About the Author – Mark Hedman serves as the CEO for LA Police Gear. Mark oversees a little bit of everything, from product development to walking the dogs from our Valencia, CA headquarters. Before joining LA Police Gear, Mark was just a kid that was very interested in programming and e-commerce. Starting from the bottom, he worked his way up through all stages of the company. Mark loves animals and the outdoors. He tries to spend as much time at the range as possible or hanging out with the pups.


How to Prepare for an Extended Power Outage

Extended Power Ourage


An extended power outage is not an uncommon occurrence, especially during the stormy season. All it takes is one bolt of lightning or downed tree to crash into a power line and plunge your entire neighborhood—or even your entire city—into complete darkness. Power is usually restored within a matter of minutes. But what if your power is out for hours, days or weeks?

It’s not an unlikely scenario. The United States’ electrical grid is old, fragile and woefully underfunded. Storms and natural disasters continually threaten our aging grid, some of which can potentially result in blackouts that leave Americans without power for weeks.

A little preparedness can go a long way in lessening the impact of an extended power outage on you and your family. Below, here are a few things you can do to better prepare for a power outage.

Make Your Food Last

Food spoilage is often a big concern during and after an extended power outage, and rightfully so. No one wants to get sent to the emergency room for food poisoning. In addition to stocking your pantry full of shelf-stable foods, it’s important to know how to keep perishable food cold in the case of a power outage.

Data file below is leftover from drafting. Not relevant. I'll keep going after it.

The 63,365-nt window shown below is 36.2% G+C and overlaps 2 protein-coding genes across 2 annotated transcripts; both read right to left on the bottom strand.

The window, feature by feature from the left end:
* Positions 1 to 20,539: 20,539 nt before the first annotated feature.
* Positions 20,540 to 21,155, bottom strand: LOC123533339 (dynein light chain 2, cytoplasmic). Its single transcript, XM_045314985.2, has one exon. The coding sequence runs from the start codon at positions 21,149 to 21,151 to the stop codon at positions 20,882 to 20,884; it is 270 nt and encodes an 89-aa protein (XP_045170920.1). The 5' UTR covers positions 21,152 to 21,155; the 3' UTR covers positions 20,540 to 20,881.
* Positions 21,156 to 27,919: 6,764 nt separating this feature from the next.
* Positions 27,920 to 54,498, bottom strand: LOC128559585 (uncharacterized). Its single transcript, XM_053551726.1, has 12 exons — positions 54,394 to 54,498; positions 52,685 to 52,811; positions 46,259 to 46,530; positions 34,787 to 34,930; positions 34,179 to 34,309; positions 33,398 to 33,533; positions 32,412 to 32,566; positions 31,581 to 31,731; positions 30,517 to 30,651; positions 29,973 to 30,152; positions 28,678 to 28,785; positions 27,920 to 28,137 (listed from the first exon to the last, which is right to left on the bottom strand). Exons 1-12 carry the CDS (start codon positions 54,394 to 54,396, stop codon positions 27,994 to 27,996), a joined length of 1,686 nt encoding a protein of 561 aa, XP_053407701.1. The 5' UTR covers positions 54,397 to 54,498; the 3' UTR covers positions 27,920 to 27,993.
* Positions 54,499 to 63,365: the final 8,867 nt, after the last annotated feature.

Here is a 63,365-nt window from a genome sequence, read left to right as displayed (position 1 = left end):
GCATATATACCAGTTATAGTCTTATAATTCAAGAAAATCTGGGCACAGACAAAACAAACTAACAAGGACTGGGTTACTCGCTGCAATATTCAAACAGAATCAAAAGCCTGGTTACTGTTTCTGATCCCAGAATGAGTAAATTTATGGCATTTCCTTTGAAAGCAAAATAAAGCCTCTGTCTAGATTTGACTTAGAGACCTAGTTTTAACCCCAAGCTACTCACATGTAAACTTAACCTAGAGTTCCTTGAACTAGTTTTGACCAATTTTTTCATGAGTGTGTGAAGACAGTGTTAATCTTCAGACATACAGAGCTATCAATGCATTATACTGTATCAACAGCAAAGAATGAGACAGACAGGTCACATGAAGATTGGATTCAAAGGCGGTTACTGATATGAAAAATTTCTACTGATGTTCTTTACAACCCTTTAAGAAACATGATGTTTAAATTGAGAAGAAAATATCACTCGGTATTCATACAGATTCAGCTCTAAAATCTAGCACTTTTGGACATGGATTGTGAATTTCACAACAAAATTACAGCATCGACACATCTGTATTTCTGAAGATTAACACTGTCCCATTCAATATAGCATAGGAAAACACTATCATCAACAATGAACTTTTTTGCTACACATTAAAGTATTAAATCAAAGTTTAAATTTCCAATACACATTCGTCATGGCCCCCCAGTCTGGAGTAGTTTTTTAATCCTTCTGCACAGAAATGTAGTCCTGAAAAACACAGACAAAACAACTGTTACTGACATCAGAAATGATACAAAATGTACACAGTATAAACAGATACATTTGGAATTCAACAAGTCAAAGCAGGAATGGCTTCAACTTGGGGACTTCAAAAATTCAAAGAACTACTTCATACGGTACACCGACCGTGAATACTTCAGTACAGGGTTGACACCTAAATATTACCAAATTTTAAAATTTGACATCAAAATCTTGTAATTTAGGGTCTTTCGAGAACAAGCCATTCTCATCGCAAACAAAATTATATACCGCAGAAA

• Avoid Opening the Refrigerator/Freezer Door – Try to limit how much you open the refrigerator/freezer door. Each time you open the door, you’re letting out precious cold air and, thereby, reducing the storage time of your perishable food.
  • Know the Safety Threshold – A packed refrigerator can remain at a safe temperature for about four hours. A packed freezer can maintain a safe temperature for about 48 hours.
  • Keep a Spare Cooler – If you’re coming up on four hours, transfer your perishable food items to a couple of hard coolers packed with ice. Be sure to read up on how to pack a cooler properly to keep your items cooler for as long as possible.
  • Consider Using Dry Ice – Using dry ice in your cooler can also be beneficial in the case of an extended power outage. Dry ice (which is simply frozen carbon dioxide) is extremely cold and can keep your perishable foods colder for longer in an emergency. If you don’t know how to use dry ice in a cooler, don’t worry—it’s not complicated. Just be sure to handle dry ice with care (always use gloves) and use a cooler that is considered dry ice compatible.